By Aparajita Gupta
Women have broken through the glass ceiling not just in India’s financial services space, holding top positions in top banks, but have also made a significant mark in a host of other industries, says Naina Lal Kidwai, executive director of HSBC Asia Pacific.
The editor of “30 Women in Power: Their Voices, Their Stories” that was released here on Monday, the Harvard-educated Kidwai says Indian women today lead large organisations – in banking, law, media, IT, advertising, governance, healthcare, consulting, consumer goods and non-profits.
Speaking to IANS ahead of the book launch, Kidwai said in the narratives that feature 30 stories, the achievers have not just spelt out their mantras for success but have also been up close and personal about what they had to endure to reach the positions they are in today.
“The idea of the book started when I joined Ficci as the president. Around that time the Nirbhaya episode took place and the question posed to me: Are women in India safe enough. India was seen through the lens of rape. It was a horrendous incident. But we also do a lot of good things.”
The reference was to the horrendous gang-rape of a young intern in a moving bus in the national capital on December 16, 2012, who subsequently died in a Singapore hospital where she had been airlifted for specialised treatment.
Kidwai said that was the time when whe thought of a book. “This book is specifically based on women in the realm of business and economy. The criteria was to pick women who run organisations and tell their stories themselves. It provides a lot of insights and advise as well.”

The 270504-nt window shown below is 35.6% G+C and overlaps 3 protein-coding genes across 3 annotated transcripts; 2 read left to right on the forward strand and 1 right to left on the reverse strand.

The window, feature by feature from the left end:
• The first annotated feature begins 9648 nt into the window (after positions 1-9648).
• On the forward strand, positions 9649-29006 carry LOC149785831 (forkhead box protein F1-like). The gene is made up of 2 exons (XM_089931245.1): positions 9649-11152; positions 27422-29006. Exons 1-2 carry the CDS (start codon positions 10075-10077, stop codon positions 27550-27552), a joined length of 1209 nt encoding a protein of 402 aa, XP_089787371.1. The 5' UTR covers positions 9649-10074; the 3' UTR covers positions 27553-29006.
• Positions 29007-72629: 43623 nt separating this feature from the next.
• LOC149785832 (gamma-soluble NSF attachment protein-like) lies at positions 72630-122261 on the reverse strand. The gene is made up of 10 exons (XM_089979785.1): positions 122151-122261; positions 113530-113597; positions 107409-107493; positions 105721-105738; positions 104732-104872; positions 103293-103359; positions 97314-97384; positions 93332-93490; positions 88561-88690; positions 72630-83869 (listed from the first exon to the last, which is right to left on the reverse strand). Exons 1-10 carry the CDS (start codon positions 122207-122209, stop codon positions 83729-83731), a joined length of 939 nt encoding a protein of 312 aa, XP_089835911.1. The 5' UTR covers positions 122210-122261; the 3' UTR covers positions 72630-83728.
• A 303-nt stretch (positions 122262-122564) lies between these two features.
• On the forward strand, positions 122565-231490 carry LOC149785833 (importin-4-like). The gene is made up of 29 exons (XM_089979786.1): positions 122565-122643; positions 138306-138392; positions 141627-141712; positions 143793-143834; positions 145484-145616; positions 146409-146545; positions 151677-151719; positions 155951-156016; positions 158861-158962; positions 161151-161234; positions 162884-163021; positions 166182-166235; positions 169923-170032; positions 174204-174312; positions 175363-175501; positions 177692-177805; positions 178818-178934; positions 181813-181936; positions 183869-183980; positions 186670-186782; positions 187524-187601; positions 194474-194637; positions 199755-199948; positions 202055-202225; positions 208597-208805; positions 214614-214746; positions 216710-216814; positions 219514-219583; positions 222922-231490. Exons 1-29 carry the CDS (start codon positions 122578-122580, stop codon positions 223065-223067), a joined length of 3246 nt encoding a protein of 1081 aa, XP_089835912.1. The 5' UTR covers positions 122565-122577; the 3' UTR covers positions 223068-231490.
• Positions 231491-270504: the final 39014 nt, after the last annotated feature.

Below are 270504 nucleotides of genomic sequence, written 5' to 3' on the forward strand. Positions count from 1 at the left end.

From fellow bankers like Arundhati Bhattacharya , Chanda Kochhar and Kaku Nakhate, and not to forget the editor herself, the book also features Anjali Bansal, Aruna Jayanthi and Jyotsna Suri.
It also has stories of success women like Kiran Mazumdar-Shaw, Krithiga Reddy, Mallika Srinivasan, Meher Pudumjee, Sunita Narain and Nirupama Rao among many others.
“Women can have it all,” said Kidwai, who was made regular appearance over the years on listings by Fortune, The Wall Street Journal and Times as one of the most powerful women in business in the world.
She believes in empowering women through livelihoods.
Talking about balancing work and the home front, she said: “It’s easier for us to succeed as working women in Indian than it is for many of our female counterparts in other parts of the world. After all, in India we have the distinct advantage of an extended family of mothers, sisters and in-laws and house help.”
“Other than the crystal balls of family and home, there is a third ball though that we, as perennial jugglers, forget – that third ball is ‘me time’. I treat this as a rubber ball – allow it to drop and bounce back when I can afford to attend it,” she wrote.
Fifty-seven old year Kidwai, is the mother of two children. In 2007, she received the Padma Shri, India’s fourth highest civilian award, for her contribution to trade and industry.
Asked about the abysmally low presence of Indian women on corporate boards, Kidwai said: “We do need to give it a push.”